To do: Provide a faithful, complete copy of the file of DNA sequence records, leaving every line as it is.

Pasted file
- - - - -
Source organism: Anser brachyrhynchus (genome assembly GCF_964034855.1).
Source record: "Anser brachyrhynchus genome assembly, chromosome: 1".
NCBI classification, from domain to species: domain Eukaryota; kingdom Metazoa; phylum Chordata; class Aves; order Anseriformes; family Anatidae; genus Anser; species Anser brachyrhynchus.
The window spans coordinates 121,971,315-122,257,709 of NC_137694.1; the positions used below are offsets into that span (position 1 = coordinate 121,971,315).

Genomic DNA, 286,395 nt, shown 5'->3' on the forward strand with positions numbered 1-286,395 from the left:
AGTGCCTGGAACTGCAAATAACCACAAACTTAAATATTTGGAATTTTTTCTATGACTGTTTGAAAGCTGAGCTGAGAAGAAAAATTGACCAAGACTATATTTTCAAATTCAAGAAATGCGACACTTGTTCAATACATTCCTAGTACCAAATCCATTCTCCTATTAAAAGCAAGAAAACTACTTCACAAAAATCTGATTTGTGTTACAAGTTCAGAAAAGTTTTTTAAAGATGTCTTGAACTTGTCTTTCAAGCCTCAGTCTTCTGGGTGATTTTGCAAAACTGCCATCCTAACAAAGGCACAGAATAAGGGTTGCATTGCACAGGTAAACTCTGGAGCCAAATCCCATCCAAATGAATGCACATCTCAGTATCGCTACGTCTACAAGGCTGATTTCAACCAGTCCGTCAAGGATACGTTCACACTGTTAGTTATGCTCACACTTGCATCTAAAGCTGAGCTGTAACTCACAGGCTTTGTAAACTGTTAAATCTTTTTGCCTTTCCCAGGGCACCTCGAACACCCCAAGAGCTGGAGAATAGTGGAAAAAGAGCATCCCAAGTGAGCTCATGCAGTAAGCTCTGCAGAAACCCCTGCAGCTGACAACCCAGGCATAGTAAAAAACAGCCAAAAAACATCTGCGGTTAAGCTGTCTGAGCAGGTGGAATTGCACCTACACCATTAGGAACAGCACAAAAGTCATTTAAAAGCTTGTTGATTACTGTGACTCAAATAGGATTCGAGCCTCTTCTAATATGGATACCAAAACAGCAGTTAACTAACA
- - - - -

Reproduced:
Source organism: Anser brachyrhynchus (genome assembly GCF_964034855.1).
Source record: "Anser brachyrhynchus genome assembly, chromosome: 1".
NCBI classification, from domain to species: domain Eukaryota; kingdom Metazoa; phylum Chordata; class Aves; order Anseriformes; family Anatidae; genus Anser; species Anser brachyrhynchus.
The window spans coordinates 121,971,315-122,257,709 of NC_137694.1; the positions used below are offsets into that span (position 1 = coordinate 121,971,315).

Genomic DNA, 286,395 nt, shown 5'->3' on the forward strand with positions numbered 1-286,395 from the left:
AGTGCCTGGAACTGCAAATAACCACAAACTTAAATATTTGGAATTTTTTCTATGACTGTTTGAAAGCTGAGCTGAGAAGAAAAATTGACCAAGACTATATTTTCAAATTCAAGAAATGCGACACTTGTTCAATACATTCCTAGTACCAAATCCATTCTCCTATTAAAAGCAAGAAAACTACTTCACAAAAATCTGATTTGTGTTACAAGTTCAGAAAAGTTTTTTAAAGATGTCTTGAACTTGTCTTTCAAGCCTCAGTCTTCTGGGTGATTTTGCAAAACTGCCATCCTAACAAAGGCACAGAATAAGGGTTGCATTGCACAGGTAAACTCTGGAGCCAAATCCCATCCAAATGAATGCACATCTCAGTATCGCTACGTCTACAAGGCTGATTTCAACCAGTCCGTCAAGGATACGTTCACACTGTTAGTTATGCTCACACTTGCATCTAAAGCTGAGCTGTAACTCACAGGCTTTGTAAACTGTTAAATCTTTTTGCCTTTCCCAGGGCACCTCGAACACCCCAAGAGCTGGAGAATAGTGGAAAAAGAGCATCCCAAGTGAGCTCATGCAGTAAGCTCTGCAGAAACCCCTGCAGCTGACAACCCAGGCATAGTAAAAAACAGCCAAAAAACATCTGCGGTTAAGCTGTCTGAGCAGGTGGAATTGCACCTACACCATTAGGAACAGCACAAAAGTCATTTAAAAGCTTGTTGATTACTGTGACTCAAATAGGATTCGAGCCTCTTCTAATATGGATACCAAAACAGCAGTTAACTAACA